Canadian dollar up, greenback weakens on hopes for resolution to "fiscal cliff"

TORONTO – The Canadian dollar was up slightly Thursday amid lower commodity prices and hopes that the U.S. can avoid a looming “fiscal cliff.”

The loonie was up 0.04 of a cent to 100.88 cents US.

The fiscal cliff is a combination of expiring Bush-era tax cuts and automatic, across-the-board spending cuts due to take effect in January. The cliff is a result of prior failures of Congress and Obama to make a budget deal. But the worry is that the combination of big spending cuts and significant tax increases could push the U.S. economy back into recession.

President Barack Obama and House of Representatives Speaker John Boehner spoke Wednesday for the first time in days in a telephone discussion on the fiscal crisis.

Obama said a compromise was “not that tough” and could even be done quickly, raising the possibility that broader negotiations would soon resume between the White House and congressional leaders.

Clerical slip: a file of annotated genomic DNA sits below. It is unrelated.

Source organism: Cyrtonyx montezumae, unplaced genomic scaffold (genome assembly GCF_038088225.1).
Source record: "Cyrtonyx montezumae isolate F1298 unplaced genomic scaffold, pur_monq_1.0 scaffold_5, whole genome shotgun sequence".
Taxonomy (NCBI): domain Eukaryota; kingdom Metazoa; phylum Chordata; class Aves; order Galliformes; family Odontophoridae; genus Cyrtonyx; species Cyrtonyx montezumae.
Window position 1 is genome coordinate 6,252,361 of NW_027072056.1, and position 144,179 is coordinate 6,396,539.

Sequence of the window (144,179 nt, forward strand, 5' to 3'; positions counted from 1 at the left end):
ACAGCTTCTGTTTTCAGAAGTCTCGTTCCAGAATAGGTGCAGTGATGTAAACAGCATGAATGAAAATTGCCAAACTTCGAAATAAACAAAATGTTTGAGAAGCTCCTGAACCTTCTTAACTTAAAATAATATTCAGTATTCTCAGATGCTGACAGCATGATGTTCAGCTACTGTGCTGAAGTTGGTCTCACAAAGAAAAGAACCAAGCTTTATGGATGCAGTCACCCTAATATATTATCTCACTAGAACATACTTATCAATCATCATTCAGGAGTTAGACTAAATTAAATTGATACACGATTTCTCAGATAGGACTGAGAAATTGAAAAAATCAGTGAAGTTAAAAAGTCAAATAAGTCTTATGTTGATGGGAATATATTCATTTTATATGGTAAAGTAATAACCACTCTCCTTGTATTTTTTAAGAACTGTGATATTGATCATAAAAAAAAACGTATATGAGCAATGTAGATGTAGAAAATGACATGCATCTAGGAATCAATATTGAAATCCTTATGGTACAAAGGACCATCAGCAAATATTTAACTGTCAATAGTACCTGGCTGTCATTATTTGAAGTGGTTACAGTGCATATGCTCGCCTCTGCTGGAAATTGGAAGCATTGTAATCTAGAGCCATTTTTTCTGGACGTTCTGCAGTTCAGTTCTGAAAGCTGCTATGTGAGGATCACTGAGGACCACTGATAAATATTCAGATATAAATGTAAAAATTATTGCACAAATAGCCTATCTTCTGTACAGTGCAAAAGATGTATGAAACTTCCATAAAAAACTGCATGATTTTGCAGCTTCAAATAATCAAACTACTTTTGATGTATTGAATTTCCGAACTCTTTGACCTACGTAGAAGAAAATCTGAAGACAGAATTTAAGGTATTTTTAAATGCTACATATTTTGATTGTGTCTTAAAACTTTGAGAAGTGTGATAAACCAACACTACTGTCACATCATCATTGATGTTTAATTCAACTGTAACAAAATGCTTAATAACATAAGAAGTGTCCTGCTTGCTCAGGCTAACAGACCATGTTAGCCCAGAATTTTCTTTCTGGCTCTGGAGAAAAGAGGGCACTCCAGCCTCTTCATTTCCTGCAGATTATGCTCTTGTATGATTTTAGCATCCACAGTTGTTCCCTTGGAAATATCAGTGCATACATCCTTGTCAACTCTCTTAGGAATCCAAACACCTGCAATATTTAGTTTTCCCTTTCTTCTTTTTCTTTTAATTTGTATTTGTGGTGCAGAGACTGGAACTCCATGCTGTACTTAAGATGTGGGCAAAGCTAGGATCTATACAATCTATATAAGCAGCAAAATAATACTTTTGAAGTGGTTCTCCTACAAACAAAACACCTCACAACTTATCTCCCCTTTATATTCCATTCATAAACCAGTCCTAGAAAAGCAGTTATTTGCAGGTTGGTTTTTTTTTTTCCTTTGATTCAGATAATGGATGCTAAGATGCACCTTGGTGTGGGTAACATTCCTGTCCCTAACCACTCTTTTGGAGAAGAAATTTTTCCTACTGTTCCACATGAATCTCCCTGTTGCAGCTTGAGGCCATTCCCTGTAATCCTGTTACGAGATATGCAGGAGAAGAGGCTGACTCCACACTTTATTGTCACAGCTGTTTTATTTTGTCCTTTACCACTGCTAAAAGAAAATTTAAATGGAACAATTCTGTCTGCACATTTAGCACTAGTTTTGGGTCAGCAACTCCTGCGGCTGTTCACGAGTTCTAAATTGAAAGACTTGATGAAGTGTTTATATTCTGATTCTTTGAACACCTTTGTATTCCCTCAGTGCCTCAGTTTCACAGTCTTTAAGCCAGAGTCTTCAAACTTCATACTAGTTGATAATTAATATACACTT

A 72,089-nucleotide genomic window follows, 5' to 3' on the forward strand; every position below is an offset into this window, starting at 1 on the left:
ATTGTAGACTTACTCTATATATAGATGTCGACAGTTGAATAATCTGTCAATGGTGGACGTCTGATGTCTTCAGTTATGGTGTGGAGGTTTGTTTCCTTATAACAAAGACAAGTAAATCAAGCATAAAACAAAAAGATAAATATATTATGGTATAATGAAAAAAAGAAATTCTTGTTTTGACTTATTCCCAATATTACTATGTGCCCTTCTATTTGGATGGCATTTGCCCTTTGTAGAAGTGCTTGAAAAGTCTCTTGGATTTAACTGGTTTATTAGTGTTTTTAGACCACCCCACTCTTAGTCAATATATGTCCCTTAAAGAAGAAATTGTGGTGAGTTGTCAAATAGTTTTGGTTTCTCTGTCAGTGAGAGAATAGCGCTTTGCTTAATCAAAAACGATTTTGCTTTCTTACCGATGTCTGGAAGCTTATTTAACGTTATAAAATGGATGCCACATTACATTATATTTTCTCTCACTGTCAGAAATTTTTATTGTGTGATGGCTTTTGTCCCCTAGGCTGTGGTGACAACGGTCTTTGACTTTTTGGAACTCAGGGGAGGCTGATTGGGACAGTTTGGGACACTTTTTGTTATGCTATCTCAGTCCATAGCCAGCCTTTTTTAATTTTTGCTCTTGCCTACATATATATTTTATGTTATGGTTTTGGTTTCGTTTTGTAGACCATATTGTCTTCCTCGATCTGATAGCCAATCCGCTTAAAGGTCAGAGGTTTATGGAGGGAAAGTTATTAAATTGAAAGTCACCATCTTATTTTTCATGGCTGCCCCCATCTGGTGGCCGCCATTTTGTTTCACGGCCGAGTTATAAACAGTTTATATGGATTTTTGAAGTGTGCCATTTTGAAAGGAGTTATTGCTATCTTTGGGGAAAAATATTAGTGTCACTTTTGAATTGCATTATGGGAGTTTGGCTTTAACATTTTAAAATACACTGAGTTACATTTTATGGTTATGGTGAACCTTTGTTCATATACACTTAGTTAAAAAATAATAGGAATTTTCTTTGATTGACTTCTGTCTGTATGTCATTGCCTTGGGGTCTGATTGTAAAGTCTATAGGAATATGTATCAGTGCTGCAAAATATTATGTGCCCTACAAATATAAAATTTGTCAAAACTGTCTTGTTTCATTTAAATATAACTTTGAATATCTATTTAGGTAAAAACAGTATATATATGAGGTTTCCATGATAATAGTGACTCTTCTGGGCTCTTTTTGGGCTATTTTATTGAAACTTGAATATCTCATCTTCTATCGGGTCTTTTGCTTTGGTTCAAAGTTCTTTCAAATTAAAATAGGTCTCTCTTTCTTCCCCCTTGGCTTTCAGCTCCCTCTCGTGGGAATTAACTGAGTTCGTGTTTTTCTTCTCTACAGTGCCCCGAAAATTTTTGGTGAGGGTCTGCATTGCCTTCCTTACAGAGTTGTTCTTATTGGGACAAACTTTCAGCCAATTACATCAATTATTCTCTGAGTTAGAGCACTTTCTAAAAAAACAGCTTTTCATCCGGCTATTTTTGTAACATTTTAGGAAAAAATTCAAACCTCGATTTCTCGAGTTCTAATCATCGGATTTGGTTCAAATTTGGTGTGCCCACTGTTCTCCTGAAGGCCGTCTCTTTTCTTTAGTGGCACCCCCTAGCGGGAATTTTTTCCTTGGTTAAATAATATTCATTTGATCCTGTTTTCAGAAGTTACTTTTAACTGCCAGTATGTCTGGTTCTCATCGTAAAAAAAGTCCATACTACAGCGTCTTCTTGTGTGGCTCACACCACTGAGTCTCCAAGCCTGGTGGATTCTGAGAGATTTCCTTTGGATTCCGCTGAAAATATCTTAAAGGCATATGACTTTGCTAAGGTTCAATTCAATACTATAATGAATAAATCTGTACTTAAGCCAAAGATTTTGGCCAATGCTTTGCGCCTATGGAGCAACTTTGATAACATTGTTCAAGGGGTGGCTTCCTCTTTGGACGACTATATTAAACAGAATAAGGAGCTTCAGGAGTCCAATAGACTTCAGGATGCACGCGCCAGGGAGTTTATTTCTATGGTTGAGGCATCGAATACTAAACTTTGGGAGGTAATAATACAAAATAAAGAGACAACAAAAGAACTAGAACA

But Treasury Secretary Tim Geithner warned Wednesday after the close that the administration would “absolutely” let the tax increases and spending cuts take effect as scheduled unless Republicans give in to Obama’s demand to raise tax rates at upper income levels.

Commodities were lower as the January crude contract on the New York Mercantile Exchange extended losses from Wednesday that resulted from data showing a sharp run-up in U.S. gasoline inventories last week. Crude lost 28 cents to US$87.60 a barrel.

The March copper contract shed one cent to US$3.67 a pound after rising three cents Wednesday amid rising hopes for more economic stimulus in China, which is the world’s biggest consumer of the metal.

February gold bullion lost $3.20 to US$1,690.60 an ounce.

Traders also looked ahead to the release Friday of the Canadian November employment report. Economists are looking for the economy to have created around 7,500 jobs.

Overseas, the European Central Bank has left its key interest rate unchanged at a record low 0.75 per cent. The bank decided against further stimulus even though the economy of the 17 European Union countries that use the euro is in recession.